Opponents of former governor David Paterson's plan to allow the Stockbridge-Munsee Indian tribe to build a resort casino in Sullivan County testified at a hearing in Albany today. Critics of the plan are hoping to persuade Governor Andrew Cuomo that the whole scheme is a bad idea.
The Politics on the Hudson blog reports that the chairman of the Assembly Standing Committee on Racing and Wagering, Gary Pretlow, made it clear that he disliked how the deal was made in secrecy:
“None of us had any idea this was going on behind closed doors,” Pretlow said during the meeting.
The Capitol Confidential blog reports that the leader of the New-York-based Oneida tribe, Ray Halbritter, questioned the Stockbridge-Munsee's committment to New York State. (The Stockbridge-Munsee are based in Wisconsin.) From the blog:
Oneida leader Ray Halbritter said in his testimony that [the Stockbridge Munsee] tribe has about as much stake in New York as a visiting team playing the Yankees in the Bronx would.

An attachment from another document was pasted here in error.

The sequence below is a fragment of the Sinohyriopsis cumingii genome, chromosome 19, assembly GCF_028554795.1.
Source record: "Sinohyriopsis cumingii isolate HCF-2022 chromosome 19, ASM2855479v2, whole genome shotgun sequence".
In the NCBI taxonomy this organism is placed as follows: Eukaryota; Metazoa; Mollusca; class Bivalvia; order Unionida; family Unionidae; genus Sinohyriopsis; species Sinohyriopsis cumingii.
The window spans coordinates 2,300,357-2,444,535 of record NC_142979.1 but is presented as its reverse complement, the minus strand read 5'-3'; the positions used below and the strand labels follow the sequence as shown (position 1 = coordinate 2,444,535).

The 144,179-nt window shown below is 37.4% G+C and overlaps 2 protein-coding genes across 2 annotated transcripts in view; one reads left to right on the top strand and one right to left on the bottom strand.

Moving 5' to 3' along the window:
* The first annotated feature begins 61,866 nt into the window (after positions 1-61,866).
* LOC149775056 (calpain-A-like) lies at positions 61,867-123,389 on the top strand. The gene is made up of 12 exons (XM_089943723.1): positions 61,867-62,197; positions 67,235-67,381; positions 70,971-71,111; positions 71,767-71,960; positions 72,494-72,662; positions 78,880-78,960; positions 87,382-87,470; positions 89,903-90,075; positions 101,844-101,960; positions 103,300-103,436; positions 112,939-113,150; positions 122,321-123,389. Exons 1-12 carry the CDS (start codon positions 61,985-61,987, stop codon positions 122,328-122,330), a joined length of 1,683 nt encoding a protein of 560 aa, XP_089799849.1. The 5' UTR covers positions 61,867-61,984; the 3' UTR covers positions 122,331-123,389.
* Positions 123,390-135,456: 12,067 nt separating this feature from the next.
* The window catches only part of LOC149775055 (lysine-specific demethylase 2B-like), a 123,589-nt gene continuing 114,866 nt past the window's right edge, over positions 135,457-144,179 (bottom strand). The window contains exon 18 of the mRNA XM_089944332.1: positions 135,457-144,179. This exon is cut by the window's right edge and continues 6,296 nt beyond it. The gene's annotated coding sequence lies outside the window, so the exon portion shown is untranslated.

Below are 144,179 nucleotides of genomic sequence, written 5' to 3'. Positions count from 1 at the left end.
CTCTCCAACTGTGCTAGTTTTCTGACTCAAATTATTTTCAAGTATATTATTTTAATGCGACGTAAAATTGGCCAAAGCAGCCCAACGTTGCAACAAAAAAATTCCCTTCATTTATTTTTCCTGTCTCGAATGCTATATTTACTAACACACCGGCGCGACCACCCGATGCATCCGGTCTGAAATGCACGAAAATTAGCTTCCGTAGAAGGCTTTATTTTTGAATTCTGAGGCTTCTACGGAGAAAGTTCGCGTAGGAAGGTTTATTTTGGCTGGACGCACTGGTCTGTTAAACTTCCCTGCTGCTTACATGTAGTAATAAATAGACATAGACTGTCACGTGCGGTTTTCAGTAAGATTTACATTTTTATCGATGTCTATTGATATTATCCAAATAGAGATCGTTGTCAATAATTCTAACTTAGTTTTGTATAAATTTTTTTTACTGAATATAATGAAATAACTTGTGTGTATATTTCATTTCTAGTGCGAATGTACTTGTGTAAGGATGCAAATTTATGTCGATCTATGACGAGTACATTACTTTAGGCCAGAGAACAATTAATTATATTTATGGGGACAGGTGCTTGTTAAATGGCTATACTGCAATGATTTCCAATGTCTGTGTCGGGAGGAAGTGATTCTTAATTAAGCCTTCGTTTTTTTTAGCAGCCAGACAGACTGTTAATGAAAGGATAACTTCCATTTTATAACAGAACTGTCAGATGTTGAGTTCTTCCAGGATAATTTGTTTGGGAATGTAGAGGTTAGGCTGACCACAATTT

Pretlow is concerned about the Wisconsin location of the tribe, too. He said last week that he thinks the federal government won't approve the plan for that reason. From an article printed in last week's Daily Freeman:
Gary Pretlow, D-Mount Vernon, noted the St. Regis Mohawk casino proposal was rejected last year because the Department of Interior said it was too far from their reservation.
“The thought was the proposed casino should be in at least commuting distance from the so-called reservation to the casino,” he said. “Now, if Buffalo was too far from Sullivan County, I’m pretty sure that Wisconsin is a lot farther and a more difficult commute.”
If the feds do approve the casino, Pretlow predicts it would be tied up in court for years.
The Natural Resources Defense Council has made the abolition of the casino the subject of a letter-writing campaign to Ken Salazar, the Secretary of the Interior, which is currently mulling the deal. And the New York Post reported last week that a majority of New Yorkers oppose the plan.
More on today's hearing from the Times Herald-Record.
Earlier: More on casinos in the Catskills.